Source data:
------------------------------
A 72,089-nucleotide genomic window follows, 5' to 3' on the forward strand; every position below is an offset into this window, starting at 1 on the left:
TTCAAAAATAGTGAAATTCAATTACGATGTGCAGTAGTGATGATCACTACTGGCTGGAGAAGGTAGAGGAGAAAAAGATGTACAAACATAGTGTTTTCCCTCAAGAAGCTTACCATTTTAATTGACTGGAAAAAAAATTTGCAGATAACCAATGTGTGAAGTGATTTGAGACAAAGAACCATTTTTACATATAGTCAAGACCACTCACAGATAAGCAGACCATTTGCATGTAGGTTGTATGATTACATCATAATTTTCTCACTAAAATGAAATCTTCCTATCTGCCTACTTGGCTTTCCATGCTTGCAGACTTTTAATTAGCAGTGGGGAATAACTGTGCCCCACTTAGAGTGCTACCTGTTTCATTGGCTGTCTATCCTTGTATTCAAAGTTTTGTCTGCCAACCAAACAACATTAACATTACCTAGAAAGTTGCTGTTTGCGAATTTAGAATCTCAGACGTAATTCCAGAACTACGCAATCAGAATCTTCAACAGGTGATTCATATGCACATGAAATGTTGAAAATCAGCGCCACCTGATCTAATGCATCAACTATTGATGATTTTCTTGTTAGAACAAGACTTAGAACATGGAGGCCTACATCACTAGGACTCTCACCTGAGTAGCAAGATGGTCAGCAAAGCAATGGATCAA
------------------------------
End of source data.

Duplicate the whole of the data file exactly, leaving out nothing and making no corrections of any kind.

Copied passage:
A 72,089-nucleotide genomic window follows, 5' to 3' on the forward strand; every position below is an offset into this window, starting at 1 on the left:
TTCAAAAATAGTGAAATTCAATTACGATGTGCAGTAGTGATGATCACTACTGGCTGGAGAAGGTAGAGGAGAAAAAGATGTACAAACATAGTGTTTTCCCTCAAGAAGCTTACCATTTTAATTGACTGGAAAAAAAATTTGCAGATAACCAATGTGTGAAGTGATTTGAGACAAAGAACCATTTTTACATATAGTCAAGACCACTCACAGATAAGCAGACCATTTGCATGTAGGTTGTATGATTACATCATAATTTTCTCACTAAAATGAAATCTTCCTATCTGCCTACTTGGCTTTCCATGCTTGCAGACTTTTAATTAGCAGTGGGGAATAACTGTGCCCCACTTAGAGTGCTACCTGTTTCATTGGCTGTCTATCCTTGTATTCAAAGTTTTGTCTGCCAACCAAACAACATTAACATTACCTAGAAAGTTGCTGTTTGCGAATTTAGAATCTCAGACGTAATTCCAGAACTACGCAATCAGAATCTTCAACAGGTGATTCATATGCACATGAAATGTTGAAAATCAGCGCCACCTGATCTAATGCATCAACTATTGATGATTTTCTTGTTAGAACAAGACTTAGAACATGGAGGCCTACATCACTAGGACTCTCACCTGAGTAGCAAGATGGTCAGCAAAGCAATGGATCAA